Elaine's mother really believed that she was doing her child a favor by interpreting her reserved disposition as shyness. So immersed in caring about what others thought, she neglected to observe the hurts she inflicted on her own child. Somewhat later, Elaine's mother had discovered that it didn't matter very much what others thought about her or her children, but some damage had already been done. Avoid labeling your children!

Abuse is often unintentional and unrecognized; therefore, forgiveness is never sought and healing is difficult to find. It's quite normal to want others to love your children. Just be careful that you do not try too hard to make that happen. Check out any descriptive term you give your child. Is it one you yourself would be proud to wear? Is it a word your child may experience as belittling and hurtful? Verbal abuse is surprisingly easy to administer, even with the best of intentions!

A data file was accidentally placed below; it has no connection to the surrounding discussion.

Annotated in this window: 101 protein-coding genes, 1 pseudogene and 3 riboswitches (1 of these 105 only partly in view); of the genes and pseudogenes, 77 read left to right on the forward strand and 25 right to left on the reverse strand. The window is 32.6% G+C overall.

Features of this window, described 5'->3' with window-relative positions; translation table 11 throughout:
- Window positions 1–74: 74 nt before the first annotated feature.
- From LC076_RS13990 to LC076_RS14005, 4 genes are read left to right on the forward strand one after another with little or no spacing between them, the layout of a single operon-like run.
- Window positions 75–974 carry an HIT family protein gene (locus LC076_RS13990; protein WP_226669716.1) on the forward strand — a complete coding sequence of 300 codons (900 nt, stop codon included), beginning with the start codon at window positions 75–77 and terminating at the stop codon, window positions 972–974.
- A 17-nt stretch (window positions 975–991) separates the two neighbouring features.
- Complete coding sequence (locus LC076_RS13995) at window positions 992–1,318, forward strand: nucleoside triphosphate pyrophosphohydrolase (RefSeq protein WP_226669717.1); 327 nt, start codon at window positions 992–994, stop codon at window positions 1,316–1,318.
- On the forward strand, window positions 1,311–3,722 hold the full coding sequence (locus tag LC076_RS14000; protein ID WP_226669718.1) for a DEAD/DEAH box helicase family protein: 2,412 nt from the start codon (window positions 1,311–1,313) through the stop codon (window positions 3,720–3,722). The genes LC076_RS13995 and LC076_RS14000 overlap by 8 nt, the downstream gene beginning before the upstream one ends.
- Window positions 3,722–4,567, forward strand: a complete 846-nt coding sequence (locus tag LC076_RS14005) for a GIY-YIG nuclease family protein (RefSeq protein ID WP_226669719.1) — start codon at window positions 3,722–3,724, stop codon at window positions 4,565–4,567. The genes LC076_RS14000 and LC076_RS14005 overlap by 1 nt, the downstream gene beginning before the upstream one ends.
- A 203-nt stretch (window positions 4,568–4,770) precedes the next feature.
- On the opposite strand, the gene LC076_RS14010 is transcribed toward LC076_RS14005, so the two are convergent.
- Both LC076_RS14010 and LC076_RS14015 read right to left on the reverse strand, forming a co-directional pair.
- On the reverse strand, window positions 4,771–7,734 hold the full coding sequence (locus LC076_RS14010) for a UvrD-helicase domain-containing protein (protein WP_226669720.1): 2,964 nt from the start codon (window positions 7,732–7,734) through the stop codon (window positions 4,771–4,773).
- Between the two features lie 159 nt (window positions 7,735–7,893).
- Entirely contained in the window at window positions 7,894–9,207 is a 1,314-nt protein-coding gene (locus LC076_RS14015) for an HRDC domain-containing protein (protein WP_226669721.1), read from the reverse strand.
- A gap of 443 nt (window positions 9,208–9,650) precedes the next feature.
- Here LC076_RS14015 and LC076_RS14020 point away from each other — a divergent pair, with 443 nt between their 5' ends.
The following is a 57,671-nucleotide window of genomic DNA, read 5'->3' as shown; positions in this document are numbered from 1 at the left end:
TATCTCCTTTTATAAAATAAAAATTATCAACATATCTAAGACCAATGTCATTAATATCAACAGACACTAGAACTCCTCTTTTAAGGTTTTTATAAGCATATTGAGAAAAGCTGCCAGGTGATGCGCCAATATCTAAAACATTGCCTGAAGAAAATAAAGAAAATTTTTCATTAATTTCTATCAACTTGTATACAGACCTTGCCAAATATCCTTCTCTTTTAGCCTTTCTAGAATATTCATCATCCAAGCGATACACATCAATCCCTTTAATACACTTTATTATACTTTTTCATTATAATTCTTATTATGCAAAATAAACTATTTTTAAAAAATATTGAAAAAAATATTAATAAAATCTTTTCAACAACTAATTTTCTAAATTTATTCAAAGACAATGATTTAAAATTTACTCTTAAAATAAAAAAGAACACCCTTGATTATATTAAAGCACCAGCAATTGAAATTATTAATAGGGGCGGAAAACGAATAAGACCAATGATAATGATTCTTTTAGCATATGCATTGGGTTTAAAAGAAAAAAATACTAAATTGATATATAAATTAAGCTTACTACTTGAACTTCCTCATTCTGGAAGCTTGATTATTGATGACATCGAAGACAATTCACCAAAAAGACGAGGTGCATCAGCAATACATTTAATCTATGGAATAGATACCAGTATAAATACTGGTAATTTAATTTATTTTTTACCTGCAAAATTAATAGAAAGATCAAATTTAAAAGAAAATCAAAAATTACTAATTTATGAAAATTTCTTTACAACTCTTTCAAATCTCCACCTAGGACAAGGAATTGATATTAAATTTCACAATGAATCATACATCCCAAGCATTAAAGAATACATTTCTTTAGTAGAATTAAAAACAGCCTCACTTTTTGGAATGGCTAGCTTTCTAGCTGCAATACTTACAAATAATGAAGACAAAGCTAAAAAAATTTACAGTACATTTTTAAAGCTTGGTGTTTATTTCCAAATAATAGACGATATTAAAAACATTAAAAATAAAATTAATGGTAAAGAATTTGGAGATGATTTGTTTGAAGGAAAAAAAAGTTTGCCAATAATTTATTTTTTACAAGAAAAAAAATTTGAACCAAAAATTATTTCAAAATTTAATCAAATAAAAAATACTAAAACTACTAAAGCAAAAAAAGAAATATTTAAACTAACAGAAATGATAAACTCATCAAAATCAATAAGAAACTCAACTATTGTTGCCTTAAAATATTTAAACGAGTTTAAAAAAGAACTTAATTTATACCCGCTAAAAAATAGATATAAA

Verbal Abuse: Healing the Hidden Wound
pages 41-42

Once again, the definition of verbal abuse can help to clarify one's situation. Words and attitudes are abusive when they belittle another, leave him/her feeling helpless, inflict pain that is not forgotten, and in some degree permanently affect the other person in a negative manner. Remember to always check out your attitudes as well as your words. Be certain they are aimed at the best for everyone, not at the transient power of having your own way!

Healthy confrontation includes these elements:

  1. A clear conception of issues, including a broad overview.
  2. An open mind that is willing to accept and check out new information.